Remember the Freedom 251 con act? Pretending to ride the ‘Make in India’ lion, a number of ‘enterprising’ individuals have attempted to pull the wool over the eyes of gullible customers.
A few months ago, a dubious company announced that it was selling the world’s cheapest smartphone Freedom 251 that was made in India. As expected, the company attracted a lot of publicity but was later declared to be a fraud. While there were many who fell for this particular and two other similar con jobs, the question to ask is, is it really possible to make the world’s cheapest smartphone out of India?
India’s disability factor
Just consider these facts. There are close to 225 important components (we are talking about only the crucial ones) that go into a mobile phone. Unless we make the majority of them, we cannot manufacture a 100 percent Made in India smartphone.
The reason why it is cheaper to import mobile phones (especially from China) is because, under the Information Technology Agreement that India signed in 1999, India can import a mobile phone with zero basic customs duty. On the other hand, if manufacturers were to import only the components, the basic customs duty would be very high.
Terming this the ‘disability factor’, M N Vidyashankar, President of India Electronic and Semiconductor Association (IESA), said that to compensate for this disability factor a lot of measures have been taken by the government in the 2016 Budget. “It will take some time, but in another few years it should be possible to see local manufactured phones,” he added.
Vidyashankar was speaking to YourStory on the eve of the annual Deftronics event scheduled from Aug 4 to 5 in Bengaluru. In its efforts to grow the Electronics System Design & Manufacturing (ESDM) industry, IESA with Nasscom have come together under the Deftronics umbrella to provide a boost to the Aerospace & Defence (A&D) sectors.
Covering the three verticals of Aerospace, Defence, and Internal Security, the event aims to showcase opportunities in these sectors and how small and medium businesses and even startups can make the most of it.
“We have a strong participation from the government and government agencies like HAL and ISRO. For the first time, we will be giving out Defence Awards, and a tech showcase by startups,” he said.
Electronics is a capital and time intensive sector. “It is not like software where overnight I can come up with an app from my garage,” Vidyashankar noted. It takes at least two years to come out with a prototype. However, in China, the gap between idea and prototype is just 15 days. “That’s because they have the entire supply chain and ecosystem in place,” he added. Compare that to India, where only 10 percent of value addition happens on any given electronic product, if at all.
“That’s why Deftronics is a great opportunity for manufacturers and businesses to understand what’s in store in these sectors,” Vidyashankar said, adding, “According to some market surveys, it is predicted that the import of electronics will overtake oil imports in the next two to three years. You can imagine what the status will be. We are struggling with an import bill of $25 billion every year, and if electronics import is going to overtake oil import, it will be a difficult scenario.”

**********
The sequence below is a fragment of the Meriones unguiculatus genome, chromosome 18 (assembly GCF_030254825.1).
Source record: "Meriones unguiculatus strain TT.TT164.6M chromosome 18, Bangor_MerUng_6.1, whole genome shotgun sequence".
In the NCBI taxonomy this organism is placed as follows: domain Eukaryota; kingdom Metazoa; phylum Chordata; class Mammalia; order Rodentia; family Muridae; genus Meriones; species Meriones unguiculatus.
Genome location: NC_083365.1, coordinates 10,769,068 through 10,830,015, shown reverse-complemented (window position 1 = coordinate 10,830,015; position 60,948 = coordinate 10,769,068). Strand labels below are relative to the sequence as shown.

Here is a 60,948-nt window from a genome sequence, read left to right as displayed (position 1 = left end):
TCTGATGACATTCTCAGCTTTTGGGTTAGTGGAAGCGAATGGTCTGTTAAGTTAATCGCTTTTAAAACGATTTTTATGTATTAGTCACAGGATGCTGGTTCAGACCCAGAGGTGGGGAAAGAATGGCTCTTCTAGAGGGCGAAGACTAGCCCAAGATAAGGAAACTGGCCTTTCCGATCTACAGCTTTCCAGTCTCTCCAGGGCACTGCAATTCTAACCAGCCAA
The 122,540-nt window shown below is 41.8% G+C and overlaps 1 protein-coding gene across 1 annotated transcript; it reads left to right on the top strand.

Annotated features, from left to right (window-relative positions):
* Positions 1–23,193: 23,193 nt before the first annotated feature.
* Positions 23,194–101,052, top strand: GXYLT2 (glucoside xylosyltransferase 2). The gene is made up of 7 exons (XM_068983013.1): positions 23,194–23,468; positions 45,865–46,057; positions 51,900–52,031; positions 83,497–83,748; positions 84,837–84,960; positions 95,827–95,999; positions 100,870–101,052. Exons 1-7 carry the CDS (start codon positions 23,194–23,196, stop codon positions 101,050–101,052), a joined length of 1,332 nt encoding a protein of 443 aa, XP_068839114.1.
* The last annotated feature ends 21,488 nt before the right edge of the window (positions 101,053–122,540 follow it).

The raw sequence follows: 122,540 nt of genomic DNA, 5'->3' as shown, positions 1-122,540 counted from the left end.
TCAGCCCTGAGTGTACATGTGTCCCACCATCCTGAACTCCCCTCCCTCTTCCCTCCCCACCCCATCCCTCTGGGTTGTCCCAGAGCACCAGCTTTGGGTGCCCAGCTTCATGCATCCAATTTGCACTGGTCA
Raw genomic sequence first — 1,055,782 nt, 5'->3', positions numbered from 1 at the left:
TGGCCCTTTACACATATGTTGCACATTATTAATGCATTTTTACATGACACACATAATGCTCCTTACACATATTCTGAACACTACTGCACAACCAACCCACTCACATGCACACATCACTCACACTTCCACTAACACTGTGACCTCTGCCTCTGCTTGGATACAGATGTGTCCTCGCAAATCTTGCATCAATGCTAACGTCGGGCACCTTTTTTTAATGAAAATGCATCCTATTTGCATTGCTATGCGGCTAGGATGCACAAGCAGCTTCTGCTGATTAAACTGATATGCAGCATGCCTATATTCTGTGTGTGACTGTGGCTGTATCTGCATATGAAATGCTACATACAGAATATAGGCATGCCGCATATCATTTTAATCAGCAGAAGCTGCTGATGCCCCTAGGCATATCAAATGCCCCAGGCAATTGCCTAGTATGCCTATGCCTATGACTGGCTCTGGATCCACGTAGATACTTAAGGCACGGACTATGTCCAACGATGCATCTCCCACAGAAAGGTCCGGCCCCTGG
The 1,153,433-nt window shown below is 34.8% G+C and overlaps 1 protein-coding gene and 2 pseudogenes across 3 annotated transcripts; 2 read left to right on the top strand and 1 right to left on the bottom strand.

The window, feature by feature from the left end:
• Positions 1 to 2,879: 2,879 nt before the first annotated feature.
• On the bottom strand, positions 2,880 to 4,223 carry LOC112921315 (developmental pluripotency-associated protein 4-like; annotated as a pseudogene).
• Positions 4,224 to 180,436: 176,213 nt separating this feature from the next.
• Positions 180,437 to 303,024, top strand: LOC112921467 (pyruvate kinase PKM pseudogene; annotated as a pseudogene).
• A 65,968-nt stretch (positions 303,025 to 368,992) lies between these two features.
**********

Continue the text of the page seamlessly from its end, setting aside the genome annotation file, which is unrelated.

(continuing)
Huge opportunity for startups
In the Defence and Internal Security area as well, there’s a gold mine of opportunities sitting for Indian startups. Consider this market size. The total Defence budget is Rs 2.64 lakh crore, and the total input bill out of this is Rs 90,000 crore. And of this, Rs 45,000 crore is the electronics component.
“We should make use of the opportunity available under Make in India to ensure that local manufacturing picks up,” said Vidhyashankar, referring to the large electronics market size. IESA is working with more than 150 startups across all the three verticals – Aerospace, Defence, and Internal Security.
According to Vidyashankar, there is a big thrust from the Ministry of Defence to ensure as much local sourcing as possible so that we can reduce the import component in the Defence import bill.
Established in 2004, IESA is a 270-member body, but a nascent one when compared to MAIT and Nasscom. But according to Vidyashankar, the future lies in the semiconductor and electronics sectors. “Software can grow up to a certain level. It can grow only if electronics grows, that is why we have an MoU with Nasscom to focus on some sectors which will help products and services companies to take an opportunity in the semiconductor and electronics space to grow,” he added.
The recommendations of the Defence Electronics and System Design Policy will be announced by IESA-Nasscom at the event. The report will highlight the current sector-wise industry capability of the Indian Aerospace and Defence (A&D) industry.
For the first time, Deftronics will honour companies and personalities for their outstanding contributions in the field. The different categories for nominations are: Dr APJ Abdul Kalam Lifetime Achievement Award, Best Embedded Product Design and/or Services company in A&D (Indian and multinational), Best electronics manufacturing company in A& D (Indian and multinational), and Promising A&D startups of the year.